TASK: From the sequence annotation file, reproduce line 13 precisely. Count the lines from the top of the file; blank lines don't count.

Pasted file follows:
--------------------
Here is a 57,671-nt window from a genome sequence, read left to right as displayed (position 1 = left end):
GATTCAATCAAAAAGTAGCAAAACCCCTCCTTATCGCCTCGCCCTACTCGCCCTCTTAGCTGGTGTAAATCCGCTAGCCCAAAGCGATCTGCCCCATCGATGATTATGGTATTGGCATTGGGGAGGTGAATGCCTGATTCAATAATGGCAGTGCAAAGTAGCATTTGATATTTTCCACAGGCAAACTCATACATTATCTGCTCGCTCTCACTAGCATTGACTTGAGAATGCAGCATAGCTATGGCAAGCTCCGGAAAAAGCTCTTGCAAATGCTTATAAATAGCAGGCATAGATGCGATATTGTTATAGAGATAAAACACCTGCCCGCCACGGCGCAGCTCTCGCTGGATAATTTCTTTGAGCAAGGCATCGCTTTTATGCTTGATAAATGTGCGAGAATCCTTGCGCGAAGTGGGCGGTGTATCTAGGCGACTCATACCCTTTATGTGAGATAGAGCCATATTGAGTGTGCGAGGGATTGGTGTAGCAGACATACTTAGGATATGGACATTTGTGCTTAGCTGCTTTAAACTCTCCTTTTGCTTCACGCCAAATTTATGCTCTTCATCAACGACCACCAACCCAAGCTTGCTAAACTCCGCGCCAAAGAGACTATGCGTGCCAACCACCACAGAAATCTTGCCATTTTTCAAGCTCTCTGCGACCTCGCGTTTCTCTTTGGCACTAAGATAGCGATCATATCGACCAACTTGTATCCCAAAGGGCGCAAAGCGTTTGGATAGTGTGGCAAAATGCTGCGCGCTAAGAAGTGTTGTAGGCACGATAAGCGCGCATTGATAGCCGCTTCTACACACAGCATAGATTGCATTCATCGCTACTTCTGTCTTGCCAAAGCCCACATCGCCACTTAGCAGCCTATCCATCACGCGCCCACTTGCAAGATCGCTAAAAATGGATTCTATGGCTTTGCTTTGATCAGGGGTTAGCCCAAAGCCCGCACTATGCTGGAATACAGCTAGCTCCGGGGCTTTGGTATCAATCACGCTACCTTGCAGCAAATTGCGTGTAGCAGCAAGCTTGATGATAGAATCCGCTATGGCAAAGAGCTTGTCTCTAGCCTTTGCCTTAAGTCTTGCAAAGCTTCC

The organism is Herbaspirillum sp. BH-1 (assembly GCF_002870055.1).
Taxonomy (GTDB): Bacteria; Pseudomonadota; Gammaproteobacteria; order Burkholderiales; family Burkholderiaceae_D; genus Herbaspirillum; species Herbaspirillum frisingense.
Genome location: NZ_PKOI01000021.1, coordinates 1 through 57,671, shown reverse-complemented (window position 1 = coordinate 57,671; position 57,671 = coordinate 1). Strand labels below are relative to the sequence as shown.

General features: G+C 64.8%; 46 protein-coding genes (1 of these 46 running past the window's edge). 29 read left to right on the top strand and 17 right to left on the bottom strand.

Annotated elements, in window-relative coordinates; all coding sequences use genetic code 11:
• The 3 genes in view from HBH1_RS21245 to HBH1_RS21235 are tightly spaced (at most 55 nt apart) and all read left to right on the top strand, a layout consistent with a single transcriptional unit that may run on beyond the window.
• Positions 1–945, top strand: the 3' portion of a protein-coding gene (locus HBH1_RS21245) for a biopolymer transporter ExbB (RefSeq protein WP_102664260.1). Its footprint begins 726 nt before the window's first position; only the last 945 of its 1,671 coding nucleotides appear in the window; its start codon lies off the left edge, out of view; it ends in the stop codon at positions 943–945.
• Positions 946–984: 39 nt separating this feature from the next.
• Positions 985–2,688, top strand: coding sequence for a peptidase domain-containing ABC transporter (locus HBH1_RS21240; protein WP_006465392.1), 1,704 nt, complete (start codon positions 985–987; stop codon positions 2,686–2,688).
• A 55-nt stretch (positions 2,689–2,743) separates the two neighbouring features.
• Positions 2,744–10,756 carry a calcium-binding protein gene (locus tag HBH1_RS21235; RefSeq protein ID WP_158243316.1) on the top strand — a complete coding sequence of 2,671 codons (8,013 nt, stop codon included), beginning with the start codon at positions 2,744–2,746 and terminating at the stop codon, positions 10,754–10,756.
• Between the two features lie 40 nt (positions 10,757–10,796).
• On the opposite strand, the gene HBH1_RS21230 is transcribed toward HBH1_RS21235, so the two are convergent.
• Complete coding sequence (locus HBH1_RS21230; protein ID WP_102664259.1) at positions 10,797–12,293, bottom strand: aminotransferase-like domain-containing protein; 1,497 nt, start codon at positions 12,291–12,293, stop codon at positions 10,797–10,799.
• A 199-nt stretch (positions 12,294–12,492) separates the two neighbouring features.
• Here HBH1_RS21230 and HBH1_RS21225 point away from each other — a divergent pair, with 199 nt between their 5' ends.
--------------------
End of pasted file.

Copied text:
• Positions 2,744–10,756 carry a calcium-binding protein gene (locus tag HBH1_RS21235; RefSeq protein ID WP_158243316.1) on the top strand — a complete coding sequence of 2,671 codons (8,013 nt, stop codon included), beginning with the start codon at positions 2,744–2,746 and terminating at the stop codon, positions 10,754–10,756.